Many Ways to get on the Water

There are many different ways to get out on the Bay. We invite you to learn about the most common human-powered boats and boards.

Canoe

Canoes are open-hulledboats about 12 to 19-feet long. Paddlers use single-blade paddles and face the direction of travel. A canoe is better suited for protected waters such as sloughs and creeks than the open Bay.

Dragon boat

The roots of dragon boat racing go back over 2,000 years to the southern provinces of China. The modern dragon boat is open-hulled and 40-feet long, and holds 20 paddlers (sitting side by side facing the bow or the direction of travel), a drummer who sets the cadence, and a person who controls the direction of the boat. Dragon boats are involved in many races and festivals, and some designs are stable enough for the open waters of the Bay.

Kayak

Kayaks are small, relatively narrow, close hulled, and use a double-bladed paddle. There are many different styles of kayaks, with the sea kayak being a popular type found on the Bay. Kayaks are well suited for touring and many have space for equipment for overnight excursions.


Kayaking, San Francisco Waterfront

Kiteboarding

Kiteboarding or kitesurfing is an adventurous sport where an individual is attached to a large maneuverable kite via a harness that propels the rider and a board across the water. Fans of this sport consider the Bay Area a world-class destination for kiteboarding. Baywinds Park and Crissy Field are good locations to see this sport in action.

Kiteboarders, Baywinds Park

Outrigger canoe

The outrigger canoe is closely tied to Polynesian culture, where it is believed that the outrigger canoe was developed. There are many variations of outrigger canoes types, but an open-hulled one that seats six paddlers is popular. The outrigger canoe is very stable because of the outrigger, is well suited to the Bay’s open waters, and is popular for racing.

Outrigger Canoers, photo provided by Jennifer Villamin

Rowboat/Dinghy

A rowboat is a wide, heavy boat that is usually rowed by one person. It is well suited to touring since it is stable and there is space for equipment. It is often used to get to shore from a larger boat moored offshore.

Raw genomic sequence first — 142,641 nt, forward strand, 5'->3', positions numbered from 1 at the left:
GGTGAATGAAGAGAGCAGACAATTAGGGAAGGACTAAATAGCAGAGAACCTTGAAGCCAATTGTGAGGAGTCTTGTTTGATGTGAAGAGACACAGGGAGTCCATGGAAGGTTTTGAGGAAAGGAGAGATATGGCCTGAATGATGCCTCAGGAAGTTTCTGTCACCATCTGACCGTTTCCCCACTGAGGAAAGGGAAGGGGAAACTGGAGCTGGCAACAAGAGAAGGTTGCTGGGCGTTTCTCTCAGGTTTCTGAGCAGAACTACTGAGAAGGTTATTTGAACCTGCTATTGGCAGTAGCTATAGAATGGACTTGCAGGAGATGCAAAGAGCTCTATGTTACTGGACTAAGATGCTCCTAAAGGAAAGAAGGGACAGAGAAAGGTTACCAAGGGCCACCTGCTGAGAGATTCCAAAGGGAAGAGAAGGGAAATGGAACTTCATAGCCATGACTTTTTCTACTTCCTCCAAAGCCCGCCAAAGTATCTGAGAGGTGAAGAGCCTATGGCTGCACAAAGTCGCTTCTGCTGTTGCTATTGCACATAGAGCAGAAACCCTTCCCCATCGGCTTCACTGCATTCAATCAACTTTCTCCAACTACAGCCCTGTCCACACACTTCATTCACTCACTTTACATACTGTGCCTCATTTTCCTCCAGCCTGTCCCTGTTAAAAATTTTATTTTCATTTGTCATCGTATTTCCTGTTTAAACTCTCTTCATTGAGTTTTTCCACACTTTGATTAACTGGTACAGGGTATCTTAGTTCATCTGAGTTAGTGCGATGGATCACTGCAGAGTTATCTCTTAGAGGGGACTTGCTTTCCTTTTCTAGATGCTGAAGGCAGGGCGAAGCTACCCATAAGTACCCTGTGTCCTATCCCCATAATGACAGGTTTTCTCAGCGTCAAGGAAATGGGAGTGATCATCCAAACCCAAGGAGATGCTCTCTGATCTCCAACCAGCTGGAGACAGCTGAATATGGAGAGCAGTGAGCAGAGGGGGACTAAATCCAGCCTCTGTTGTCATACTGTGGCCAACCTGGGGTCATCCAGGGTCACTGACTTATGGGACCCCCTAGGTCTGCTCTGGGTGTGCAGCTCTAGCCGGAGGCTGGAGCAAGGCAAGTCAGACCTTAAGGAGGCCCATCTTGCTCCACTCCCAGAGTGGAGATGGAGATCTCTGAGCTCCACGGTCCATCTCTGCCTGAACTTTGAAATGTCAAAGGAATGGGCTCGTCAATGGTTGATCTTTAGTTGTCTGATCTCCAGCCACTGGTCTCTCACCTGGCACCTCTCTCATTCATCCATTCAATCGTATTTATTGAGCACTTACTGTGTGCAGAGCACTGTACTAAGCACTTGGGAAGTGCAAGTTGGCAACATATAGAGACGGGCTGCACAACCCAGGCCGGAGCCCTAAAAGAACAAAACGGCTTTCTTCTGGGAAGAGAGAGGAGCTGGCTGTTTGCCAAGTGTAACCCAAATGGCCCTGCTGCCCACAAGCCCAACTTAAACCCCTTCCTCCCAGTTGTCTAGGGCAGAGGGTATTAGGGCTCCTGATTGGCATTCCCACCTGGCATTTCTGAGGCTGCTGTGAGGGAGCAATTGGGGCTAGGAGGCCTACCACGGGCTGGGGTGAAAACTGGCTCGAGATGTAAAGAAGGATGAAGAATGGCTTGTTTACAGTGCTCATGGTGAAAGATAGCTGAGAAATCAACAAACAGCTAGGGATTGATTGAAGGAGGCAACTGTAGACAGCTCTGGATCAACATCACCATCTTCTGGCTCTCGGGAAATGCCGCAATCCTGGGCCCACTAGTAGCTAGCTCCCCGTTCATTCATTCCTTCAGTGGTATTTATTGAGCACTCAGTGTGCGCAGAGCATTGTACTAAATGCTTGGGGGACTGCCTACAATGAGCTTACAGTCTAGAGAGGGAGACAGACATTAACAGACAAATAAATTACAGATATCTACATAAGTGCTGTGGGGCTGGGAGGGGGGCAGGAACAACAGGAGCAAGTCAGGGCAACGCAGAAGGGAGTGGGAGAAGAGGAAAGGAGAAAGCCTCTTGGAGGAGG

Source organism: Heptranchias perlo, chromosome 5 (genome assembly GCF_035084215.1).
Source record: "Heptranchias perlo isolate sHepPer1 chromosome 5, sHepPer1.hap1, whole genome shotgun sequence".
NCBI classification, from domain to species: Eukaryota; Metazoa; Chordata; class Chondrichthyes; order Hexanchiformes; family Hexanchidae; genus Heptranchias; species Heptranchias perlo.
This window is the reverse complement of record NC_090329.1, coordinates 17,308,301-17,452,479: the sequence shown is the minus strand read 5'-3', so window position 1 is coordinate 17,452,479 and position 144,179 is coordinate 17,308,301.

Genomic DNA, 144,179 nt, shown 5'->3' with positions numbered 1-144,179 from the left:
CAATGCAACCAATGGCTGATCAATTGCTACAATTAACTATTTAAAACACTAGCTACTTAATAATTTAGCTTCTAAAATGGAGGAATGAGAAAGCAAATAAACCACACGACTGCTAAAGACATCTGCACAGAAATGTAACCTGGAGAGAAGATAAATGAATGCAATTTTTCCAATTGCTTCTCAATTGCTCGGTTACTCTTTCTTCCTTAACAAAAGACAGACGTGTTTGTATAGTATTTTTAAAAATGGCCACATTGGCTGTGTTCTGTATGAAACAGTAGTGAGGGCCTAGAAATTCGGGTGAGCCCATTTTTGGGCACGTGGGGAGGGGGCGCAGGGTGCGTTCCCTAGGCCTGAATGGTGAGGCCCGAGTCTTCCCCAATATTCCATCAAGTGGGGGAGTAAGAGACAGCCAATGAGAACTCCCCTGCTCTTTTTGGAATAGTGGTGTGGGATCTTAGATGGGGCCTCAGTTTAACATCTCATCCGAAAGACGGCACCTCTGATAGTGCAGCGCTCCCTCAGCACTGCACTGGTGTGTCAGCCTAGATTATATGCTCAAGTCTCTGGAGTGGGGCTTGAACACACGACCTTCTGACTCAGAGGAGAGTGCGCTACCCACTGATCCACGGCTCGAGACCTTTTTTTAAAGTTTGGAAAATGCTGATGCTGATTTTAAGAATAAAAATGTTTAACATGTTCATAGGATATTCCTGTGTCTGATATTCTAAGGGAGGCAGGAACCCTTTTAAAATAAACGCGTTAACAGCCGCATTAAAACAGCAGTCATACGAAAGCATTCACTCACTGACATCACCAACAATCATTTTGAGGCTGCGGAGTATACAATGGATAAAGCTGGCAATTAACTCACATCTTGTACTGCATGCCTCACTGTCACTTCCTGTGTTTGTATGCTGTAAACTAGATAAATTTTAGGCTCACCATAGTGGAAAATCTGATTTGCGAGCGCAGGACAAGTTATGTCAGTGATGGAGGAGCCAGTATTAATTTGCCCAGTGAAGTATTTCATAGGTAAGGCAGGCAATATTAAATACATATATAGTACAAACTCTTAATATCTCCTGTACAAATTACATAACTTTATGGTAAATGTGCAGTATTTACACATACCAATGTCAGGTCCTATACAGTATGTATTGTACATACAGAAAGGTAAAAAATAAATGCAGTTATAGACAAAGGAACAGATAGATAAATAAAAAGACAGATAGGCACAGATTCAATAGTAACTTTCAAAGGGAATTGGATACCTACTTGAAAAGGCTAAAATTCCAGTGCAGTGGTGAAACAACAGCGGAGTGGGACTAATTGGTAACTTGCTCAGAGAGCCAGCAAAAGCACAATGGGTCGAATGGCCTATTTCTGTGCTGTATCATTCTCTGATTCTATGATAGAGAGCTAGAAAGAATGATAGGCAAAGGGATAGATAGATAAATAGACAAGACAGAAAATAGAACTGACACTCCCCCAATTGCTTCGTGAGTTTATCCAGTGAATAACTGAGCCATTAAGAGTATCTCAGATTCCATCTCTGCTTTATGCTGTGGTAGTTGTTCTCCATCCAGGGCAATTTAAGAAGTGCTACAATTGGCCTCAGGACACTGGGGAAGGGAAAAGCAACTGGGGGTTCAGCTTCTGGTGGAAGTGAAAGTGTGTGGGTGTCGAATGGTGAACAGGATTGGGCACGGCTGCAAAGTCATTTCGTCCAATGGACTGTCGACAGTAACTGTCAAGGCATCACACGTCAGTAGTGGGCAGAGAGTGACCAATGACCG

Rowing

The shells used in rowing are very narrow and long and generally hold one, two, four, or eight rowers. The oars are held in place, usually with an oarlock. There are two types of rowing: sweeping where every rower has one oar; and sculling where every rower has two oars. Rowers face the back (stern) of the boat and there is often a coxswain who helps steer and guide the boat. Rowing is generally done in calmer waters.

Stand up paddleboard

Stand up paddleboarding (SUP’ing) has its origin in the Hawaiian Islands. It consists of a board and paddle and is a fast growing sport. SUP’ing is versatile and suitable for touring, racing, and surfing and a wide range of athletic types. Several outfitters in the Bay Area offer SUP yoga and pilates lessons.

Surf Ski

A surf ski is a long, narrow, lightweight kayak with an open (sit-on-top) cockpit, usually with a foot pedal-controlled rudder. A surf ski (with an experienced paddler) is a very effective craft for paddling in big surf. Its narrowness and length helps it cut or punch through large broken waves. Surf skis are extremely fast and are often used in competitions.

Whaleboat

Whaleboats, or “Monomoys” were used in life-saving rescues and whaling for most of the 20th century. These open-water boats weigh about one ton and carry a crew of ten: eight rowers, a coxswain, and a bowhook. Team racing and touring is popular, and whaleboats are very stable.

Windsurfing

Windsurfing combines elements of surfing and sailing. There is a long board, usually six – ten feet long, powered by wind on a sail. Bay conditions are well suited to windsurfing and many fans consider the Bay Area the best place on the West Coast for boardsailing.